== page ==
with nseobong okon-ekong
Laudable comments and accolades trailed the press screening of the much anticipated Izu Ojukwu film ‘76 recently at Ozone Cinemas, Sabo-Yaba, Lagos.
Snippets of the military thriller surrounding the historical the Bukar Dimka Coup in 1976 was shown to the media earlier this year. Since then, the producers: Tonye Princewill, Adonijah Owiriwa and Izu Ojukwu have been on their toes to make the film a peerless production.
From garnering positive reviews at international film fesitivals in Toronto and London and signing a seven-figure dollar film with a Hollywood franchise to an impressive homecoming, ‘76 has raised a new bar for Nollywood. ‘76 has set a couple of unprecendented record spending seven years in production, the longest the industry would witness, it is no doubt that the end-product is a masterpiece
The film’s beauty lies in its visuals. Shot on film, it creates an imagery that is so live and true. The use of live footages from the crime scene and execution of the coup plotters further enhanced the quality of the production.
Beyond its military setting, ‘76 explores the social and cultural themes of the past. Ojukwu known for his dexterity left no stone unturned as he brings to life the flamboyant lifestyle of the 70s. From the vintage cars used to the costumes, the film relives the past in a creative way. The storyline revolves round an army officer Joseph Dewa (Ramsey Nouah) and his wife Suzie (Rita Dominic). Their love story is creatively embedded in the historic events that led to the assassination of late former military leader Muritala Mohammed.
Indeed, ‘76 is a new dawn for Nollywood which has in the past suffered ridicule from viewers due to its lack of indepth storylines, loose plot and poor production. In’76, critics have become tongue tied, hardly able to say a word. Journalists at the screening could barely find a fault in the movie and when they did, they were incidents they could gloss over.
It is estimated that the film will bring more money as well as win more awards,including an Oscar as suggested by Patrick Lee of Ozone Cinemas.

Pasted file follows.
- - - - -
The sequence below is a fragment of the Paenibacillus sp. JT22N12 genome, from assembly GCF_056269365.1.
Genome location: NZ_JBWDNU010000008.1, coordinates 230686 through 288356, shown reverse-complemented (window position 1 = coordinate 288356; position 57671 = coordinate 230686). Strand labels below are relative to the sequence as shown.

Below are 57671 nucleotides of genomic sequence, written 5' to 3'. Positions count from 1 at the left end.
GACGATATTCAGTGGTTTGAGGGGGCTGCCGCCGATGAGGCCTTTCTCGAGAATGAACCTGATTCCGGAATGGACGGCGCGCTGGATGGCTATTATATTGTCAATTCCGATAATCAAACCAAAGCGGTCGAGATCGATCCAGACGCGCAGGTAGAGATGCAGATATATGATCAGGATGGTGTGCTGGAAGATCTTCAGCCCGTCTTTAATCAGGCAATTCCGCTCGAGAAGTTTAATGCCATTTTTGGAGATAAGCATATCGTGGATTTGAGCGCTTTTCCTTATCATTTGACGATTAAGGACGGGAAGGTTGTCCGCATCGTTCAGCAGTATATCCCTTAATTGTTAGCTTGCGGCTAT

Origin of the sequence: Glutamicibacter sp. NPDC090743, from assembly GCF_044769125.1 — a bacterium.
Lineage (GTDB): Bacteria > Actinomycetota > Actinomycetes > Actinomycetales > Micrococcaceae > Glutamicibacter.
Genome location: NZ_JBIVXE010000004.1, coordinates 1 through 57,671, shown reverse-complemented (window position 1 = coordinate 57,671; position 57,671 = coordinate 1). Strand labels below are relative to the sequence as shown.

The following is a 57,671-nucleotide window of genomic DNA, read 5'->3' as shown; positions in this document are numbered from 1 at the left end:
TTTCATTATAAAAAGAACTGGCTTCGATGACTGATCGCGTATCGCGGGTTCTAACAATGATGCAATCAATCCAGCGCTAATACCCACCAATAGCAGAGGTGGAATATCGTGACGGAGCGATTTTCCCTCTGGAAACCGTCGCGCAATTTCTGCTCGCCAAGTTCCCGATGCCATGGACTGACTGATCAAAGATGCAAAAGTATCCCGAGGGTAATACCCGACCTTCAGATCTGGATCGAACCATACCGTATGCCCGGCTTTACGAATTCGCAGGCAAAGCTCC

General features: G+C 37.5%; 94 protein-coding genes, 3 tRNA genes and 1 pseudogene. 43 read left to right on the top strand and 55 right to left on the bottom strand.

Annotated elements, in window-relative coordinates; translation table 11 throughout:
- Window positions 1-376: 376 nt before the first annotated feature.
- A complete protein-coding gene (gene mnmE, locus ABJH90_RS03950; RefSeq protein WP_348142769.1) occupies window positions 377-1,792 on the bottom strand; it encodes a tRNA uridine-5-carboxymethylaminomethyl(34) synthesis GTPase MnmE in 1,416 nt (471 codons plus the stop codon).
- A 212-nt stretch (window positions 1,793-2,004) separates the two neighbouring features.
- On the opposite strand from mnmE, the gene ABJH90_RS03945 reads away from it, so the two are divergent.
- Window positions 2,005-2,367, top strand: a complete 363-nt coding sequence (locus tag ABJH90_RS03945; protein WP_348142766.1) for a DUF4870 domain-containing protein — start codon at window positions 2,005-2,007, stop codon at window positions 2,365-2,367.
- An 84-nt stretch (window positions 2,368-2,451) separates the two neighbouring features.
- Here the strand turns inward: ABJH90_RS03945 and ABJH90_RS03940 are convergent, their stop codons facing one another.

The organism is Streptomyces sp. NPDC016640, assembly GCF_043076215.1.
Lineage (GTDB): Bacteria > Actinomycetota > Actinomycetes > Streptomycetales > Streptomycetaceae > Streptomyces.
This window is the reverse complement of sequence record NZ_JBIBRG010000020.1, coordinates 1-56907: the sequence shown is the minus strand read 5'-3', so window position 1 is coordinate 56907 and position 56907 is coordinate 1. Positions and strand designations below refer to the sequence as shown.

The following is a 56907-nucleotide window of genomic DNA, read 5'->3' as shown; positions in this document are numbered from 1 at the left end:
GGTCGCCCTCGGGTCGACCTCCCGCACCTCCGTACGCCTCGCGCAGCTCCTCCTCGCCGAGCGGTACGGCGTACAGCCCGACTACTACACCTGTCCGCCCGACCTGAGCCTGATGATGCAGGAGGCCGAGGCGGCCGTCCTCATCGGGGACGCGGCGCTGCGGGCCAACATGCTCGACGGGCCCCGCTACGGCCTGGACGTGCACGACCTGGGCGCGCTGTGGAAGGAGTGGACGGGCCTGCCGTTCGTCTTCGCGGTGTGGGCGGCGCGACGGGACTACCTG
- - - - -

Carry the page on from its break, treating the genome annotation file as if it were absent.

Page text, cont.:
For the Chairman of the Silverbird Group and member of the National Assembly, Senator Ben Murray-Bruce, ‘76 is a history class: “I can tell you that this movie will make history.
Because it teaches history. We don’t teach history in Nigeria anymore. I’m a history student and I can tell you that I’m very impressed with what Tonye and other producers have done with ‘76. I can also tell you that the movie will make money.”
Produced by Princewill’s Trust and Adonis Production in partnership with Africa Magic and Silverbird Distribution, the film will have its African premiere on November 3 and opens in cinemas nationwide on November 25. It is also the closing film for the upcoming Africa International Film Festival.
76’ has enjoyed great reviews from a host of local and international movie critics. At the London Film Festival, stars came out in glittering form to London’s West End to celebrate the launch of a film that has been described by the UK press as “visually textured, educational, and thoroughly entertaining; a movie not to be missed”. Coming from that notorious media establishment that are hard to impress, this speaks volumes.
The film stars many renowned and notable Nollywood megastars Rita Dominic, Ramsey Nouah, Chidi Mokeme, Ibinabo Fiberesinma, Memry Savanhu, Daniel K Daniel (two time African best actor 2016) and the awesome Ada Ofoegbu in her groundbreaking role as “Aunty Mary”. Also in attendance were Executive Producers Adonijah Owiriwa (also in the movie) and Prince Tonye Princewill with his family in tow. At the centre of this very gripping romantic thriller is the charismatic, ‘Captain Joseph Dewa’, played by Ramsey Nouah who is indicted by the military for his alleged role in the notorious failed Nigerian coup of 1976.